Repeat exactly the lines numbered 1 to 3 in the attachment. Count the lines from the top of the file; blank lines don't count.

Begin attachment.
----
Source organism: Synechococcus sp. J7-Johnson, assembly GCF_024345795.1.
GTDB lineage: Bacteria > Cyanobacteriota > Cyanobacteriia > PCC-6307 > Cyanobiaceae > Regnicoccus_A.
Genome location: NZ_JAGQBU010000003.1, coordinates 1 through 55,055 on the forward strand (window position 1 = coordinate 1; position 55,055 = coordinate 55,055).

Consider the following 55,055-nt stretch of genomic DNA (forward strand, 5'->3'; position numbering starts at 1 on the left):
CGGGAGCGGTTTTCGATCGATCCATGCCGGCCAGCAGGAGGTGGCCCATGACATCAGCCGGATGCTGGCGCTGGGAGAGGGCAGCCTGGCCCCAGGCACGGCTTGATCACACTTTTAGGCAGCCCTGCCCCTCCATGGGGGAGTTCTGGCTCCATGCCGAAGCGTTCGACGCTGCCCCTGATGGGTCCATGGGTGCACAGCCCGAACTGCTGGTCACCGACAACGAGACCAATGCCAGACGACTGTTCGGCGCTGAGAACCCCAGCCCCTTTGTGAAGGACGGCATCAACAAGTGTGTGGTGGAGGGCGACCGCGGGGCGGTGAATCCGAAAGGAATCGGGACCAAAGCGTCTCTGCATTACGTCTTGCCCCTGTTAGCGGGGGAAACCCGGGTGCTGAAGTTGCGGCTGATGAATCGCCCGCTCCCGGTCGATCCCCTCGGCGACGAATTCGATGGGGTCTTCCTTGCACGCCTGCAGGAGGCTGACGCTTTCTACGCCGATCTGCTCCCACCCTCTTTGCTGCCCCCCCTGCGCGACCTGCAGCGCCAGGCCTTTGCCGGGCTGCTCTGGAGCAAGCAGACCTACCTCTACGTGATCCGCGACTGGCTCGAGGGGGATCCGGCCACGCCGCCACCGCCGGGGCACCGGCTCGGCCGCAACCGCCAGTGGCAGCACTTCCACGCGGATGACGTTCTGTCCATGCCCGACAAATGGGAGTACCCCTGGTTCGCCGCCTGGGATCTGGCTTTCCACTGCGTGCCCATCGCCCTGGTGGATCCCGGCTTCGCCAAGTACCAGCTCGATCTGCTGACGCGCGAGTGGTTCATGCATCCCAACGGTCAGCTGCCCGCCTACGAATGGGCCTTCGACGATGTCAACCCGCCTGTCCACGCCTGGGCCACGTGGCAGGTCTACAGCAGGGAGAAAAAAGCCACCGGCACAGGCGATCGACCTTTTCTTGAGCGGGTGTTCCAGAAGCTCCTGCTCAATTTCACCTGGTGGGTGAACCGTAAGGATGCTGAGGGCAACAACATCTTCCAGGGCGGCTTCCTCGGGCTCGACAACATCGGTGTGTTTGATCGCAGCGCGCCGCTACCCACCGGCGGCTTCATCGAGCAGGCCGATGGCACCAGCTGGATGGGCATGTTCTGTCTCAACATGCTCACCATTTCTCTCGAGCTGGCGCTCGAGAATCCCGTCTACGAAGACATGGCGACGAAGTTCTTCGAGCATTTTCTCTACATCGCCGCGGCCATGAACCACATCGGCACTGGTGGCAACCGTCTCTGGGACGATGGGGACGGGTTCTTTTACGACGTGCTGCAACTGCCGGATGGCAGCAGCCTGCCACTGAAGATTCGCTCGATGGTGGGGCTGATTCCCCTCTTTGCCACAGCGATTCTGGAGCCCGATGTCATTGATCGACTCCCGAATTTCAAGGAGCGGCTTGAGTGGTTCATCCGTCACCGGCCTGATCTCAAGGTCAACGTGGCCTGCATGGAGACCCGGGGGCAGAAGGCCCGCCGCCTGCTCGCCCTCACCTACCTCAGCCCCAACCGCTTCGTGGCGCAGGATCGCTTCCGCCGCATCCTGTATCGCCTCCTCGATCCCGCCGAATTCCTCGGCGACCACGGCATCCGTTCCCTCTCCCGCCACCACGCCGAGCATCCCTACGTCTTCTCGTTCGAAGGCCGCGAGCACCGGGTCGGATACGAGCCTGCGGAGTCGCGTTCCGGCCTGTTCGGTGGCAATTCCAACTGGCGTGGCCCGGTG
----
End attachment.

Source organism: Synechococcus sp. J7-Johnson, assembly GCF_024345795.1.
GTDB lineage: Bacteria > Cyanobacteriota > Cyanobacteriia > PCC-6307 > Cyanobiaceae > Regnicoccus_A.
Genome location: NZ_JAGQBU010000003.1, coordinates 1 through 55,055 on the forward strand (window position 1 = coordinate 1; position 55,055 = coordinate 55,055).